Linked by Thom Holwerda on Mon 18th Oct 2010 16:00 UTC
In the News An interesting discussion is currently raging through the world of computing, or more accurately, through the world of bloggers and analysts. It basically comes down to this: should the iPad be included in laptop and desktop sales figures? If it is included - Apple becomes the largest PC manufacturer in the United States. But, if the iPad should be included - why not the modern smartphone?
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RE[2]: Special vs General
by telns on Mon 18th Oct 2010 18:46 UTC in reply to "RE: Special vs General"
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I very specifically mentioned "for its time period."

The 386 time period was quite a while ago. Can you imagine anyone selling a new i386-based device now for anything other than highly specialized tasks? I didn't say 386s aren't PCs. When they were sold, they fit the bill for all the general computing I mentioned.

The OS is an important part of what makes a computer general purpose or special purpose. I had in mind a Mackie processor a friend uses. It is absolutely standard, commercial off-the-shelf PC hardware on the inside, but the OS it runs is D8B. By your definition it is a PC, by mine it is a special purpose tool.

My argument is that PCs are general purpose tools, and to be that they have to run general purpose OSs. Stick on a highly specific specialized OS (ala D8B), and it may cease to be what I would label a personal computer.

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RE[3]: Special vs General
by WereCatf on Mon 18th Oct 2010 19:00 in reply to "RE[2]: Special vs General"
WereCatf Member since:

My argument is that PCs are general purpose tools, and to be that they have to run general purpose OSs.

That's what I was saying: by your definition unless it runs an OS capable of all the most common general usage tasks then it's not a PC. And on the other hand, when it does run such an OS it is a PC, by your very argument.

That just places yet another dilemma in front of you: that would mean my Nokia N900 is indeed a PC as it runs Linux, with all the capabilities of any other Linux distro. And for example a PlayStation3 was a PC every time it was running Linux as OtherOS. And there's plenty and plenty of other examples around.

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RE[4]: Special vs General
by jgagnon on Mon 18th Oct 2010 19:27 in reply to "RE[3]: Special vs General"
jgagnon Member since:

Which is why I'm suggesting a much simpler definition: If it has an operating system, runs programs, and is in some way programmable, it is a "personal computer". There are obviously other varieties of computers that do not fit this description, but then I wouldn't preface their name with "personal".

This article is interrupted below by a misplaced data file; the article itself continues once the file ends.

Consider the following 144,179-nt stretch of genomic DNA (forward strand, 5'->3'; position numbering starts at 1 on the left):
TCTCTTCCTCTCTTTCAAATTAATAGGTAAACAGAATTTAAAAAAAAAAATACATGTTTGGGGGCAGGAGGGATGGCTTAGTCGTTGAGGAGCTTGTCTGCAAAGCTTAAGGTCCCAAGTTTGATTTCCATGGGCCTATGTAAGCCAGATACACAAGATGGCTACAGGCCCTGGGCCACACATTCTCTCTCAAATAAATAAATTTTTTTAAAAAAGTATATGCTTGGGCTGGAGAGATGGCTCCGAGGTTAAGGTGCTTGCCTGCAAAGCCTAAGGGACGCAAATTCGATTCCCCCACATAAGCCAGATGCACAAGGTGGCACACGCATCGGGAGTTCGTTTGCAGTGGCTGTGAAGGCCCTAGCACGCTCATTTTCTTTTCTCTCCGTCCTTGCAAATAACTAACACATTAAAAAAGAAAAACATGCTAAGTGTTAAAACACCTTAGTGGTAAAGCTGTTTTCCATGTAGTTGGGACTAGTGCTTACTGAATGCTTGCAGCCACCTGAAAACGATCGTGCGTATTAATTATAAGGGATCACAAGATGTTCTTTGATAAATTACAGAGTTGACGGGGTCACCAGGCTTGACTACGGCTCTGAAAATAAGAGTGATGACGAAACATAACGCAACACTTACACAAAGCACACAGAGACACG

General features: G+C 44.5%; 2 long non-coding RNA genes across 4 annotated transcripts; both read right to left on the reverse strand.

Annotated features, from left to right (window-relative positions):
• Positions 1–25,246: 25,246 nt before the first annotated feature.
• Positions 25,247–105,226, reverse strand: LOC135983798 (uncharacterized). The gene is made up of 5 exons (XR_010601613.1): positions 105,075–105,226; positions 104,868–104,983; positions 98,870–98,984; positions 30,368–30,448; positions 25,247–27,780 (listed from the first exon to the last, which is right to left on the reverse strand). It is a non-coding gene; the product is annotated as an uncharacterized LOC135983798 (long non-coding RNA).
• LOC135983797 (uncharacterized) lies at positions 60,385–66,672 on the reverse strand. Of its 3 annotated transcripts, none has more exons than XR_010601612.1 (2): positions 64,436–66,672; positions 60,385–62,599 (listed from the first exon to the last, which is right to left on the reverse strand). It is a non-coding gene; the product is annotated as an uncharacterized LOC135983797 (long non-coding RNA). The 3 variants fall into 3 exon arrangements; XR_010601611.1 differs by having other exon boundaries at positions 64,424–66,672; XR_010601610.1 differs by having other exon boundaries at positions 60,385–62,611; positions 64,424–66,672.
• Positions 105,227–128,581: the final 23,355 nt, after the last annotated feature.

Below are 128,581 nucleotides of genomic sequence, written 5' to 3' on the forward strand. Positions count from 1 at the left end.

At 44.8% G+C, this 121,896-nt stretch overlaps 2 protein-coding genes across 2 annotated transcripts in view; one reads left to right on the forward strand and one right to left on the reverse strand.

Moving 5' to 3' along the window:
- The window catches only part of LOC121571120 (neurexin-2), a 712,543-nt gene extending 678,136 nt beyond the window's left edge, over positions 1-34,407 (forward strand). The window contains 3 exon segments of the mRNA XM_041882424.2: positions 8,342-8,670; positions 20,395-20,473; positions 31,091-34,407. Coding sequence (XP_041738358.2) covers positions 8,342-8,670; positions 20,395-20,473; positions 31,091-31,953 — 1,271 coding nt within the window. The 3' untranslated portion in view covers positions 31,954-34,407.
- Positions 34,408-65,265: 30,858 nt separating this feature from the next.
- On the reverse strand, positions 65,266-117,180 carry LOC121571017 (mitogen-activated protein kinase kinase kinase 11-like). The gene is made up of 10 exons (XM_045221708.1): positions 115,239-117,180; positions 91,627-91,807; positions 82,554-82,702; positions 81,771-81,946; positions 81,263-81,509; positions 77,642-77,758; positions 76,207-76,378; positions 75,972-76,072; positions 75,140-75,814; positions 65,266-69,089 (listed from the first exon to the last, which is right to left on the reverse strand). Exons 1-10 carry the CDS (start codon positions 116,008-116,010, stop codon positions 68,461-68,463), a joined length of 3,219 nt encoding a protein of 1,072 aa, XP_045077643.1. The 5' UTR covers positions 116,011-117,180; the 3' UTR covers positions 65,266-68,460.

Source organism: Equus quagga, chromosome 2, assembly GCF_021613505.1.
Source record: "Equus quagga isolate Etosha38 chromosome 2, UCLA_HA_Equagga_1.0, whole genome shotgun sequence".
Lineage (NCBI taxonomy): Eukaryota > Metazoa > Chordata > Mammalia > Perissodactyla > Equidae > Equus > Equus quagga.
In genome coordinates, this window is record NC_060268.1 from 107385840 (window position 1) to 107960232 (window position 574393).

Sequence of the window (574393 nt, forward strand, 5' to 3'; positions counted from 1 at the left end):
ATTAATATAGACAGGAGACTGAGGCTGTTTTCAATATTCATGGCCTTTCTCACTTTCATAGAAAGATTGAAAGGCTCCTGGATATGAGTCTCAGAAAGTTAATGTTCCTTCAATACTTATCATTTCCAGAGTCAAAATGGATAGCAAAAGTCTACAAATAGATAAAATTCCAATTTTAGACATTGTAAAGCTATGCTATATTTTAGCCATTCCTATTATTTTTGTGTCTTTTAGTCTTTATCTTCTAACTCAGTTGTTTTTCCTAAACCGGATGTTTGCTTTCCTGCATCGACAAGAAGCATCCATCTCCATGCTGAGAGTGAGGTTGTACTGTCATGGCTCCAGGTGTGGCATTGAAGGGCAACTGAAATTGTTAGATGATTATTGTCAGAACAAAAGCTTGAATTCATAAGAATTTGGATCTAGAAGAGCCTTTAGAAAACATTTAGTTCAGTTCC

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RE[4]: Special vs General
by telns on Mon 18th Oct 2010 19:33 in reply to "RE[3]: Special vs General"
telns Member since:

My Pre runs webOS (ie, Linux), but it is far from a general purpose OS or computer. My friend's N900 is the same. webOS and Maemo have about as little resemblance to RHEL or Ubuntu as WM does to Windows.

Let's compare the Pre to my PC. Hmm, word processing... no, desktop publishing... no, spreadsheets... no, programming... no, database... no, programming... no, photo editing... no, video editing... no, printing... no, games... sort of

I set out a standard that it should be able to do all of those things, "[A]cceptably well for its time period." That wouldn't mean "acceptably well" when compared to other phones. To be a PC that would have to be "acceptably well" versus other PCs. Are you really saying your N900 does all of that as well as a PC?

The Pre, as nice as it is, does nothing at a level that would be considered, "[A]cceptably well for its time period," when compared to other "PCs" as you are pretending I defined them.

It by no means fits the description I gave of a general purpose computer. HP obviously agreed; they didn't buy Palm to get "Linux", broadly writ as you do. They wanted Palm's specially crafted, special purpose Linux.

If a Pre can ever do all those things as well as a normal PC, I'd agree that the line has been blurred so much as to be indistinct, but we are a long way off, not least of which getting me to use a 3.7" screen and a 2.5" keyboard all day long.

I can imagine a day where our phones are our PCs though, with little docking stations. Someday, maybe, but not yet.

On one thing you are right, at least, that I do not think my friend's rackmount Mackie running D8B is a PC, even though it has PC hardware inside.

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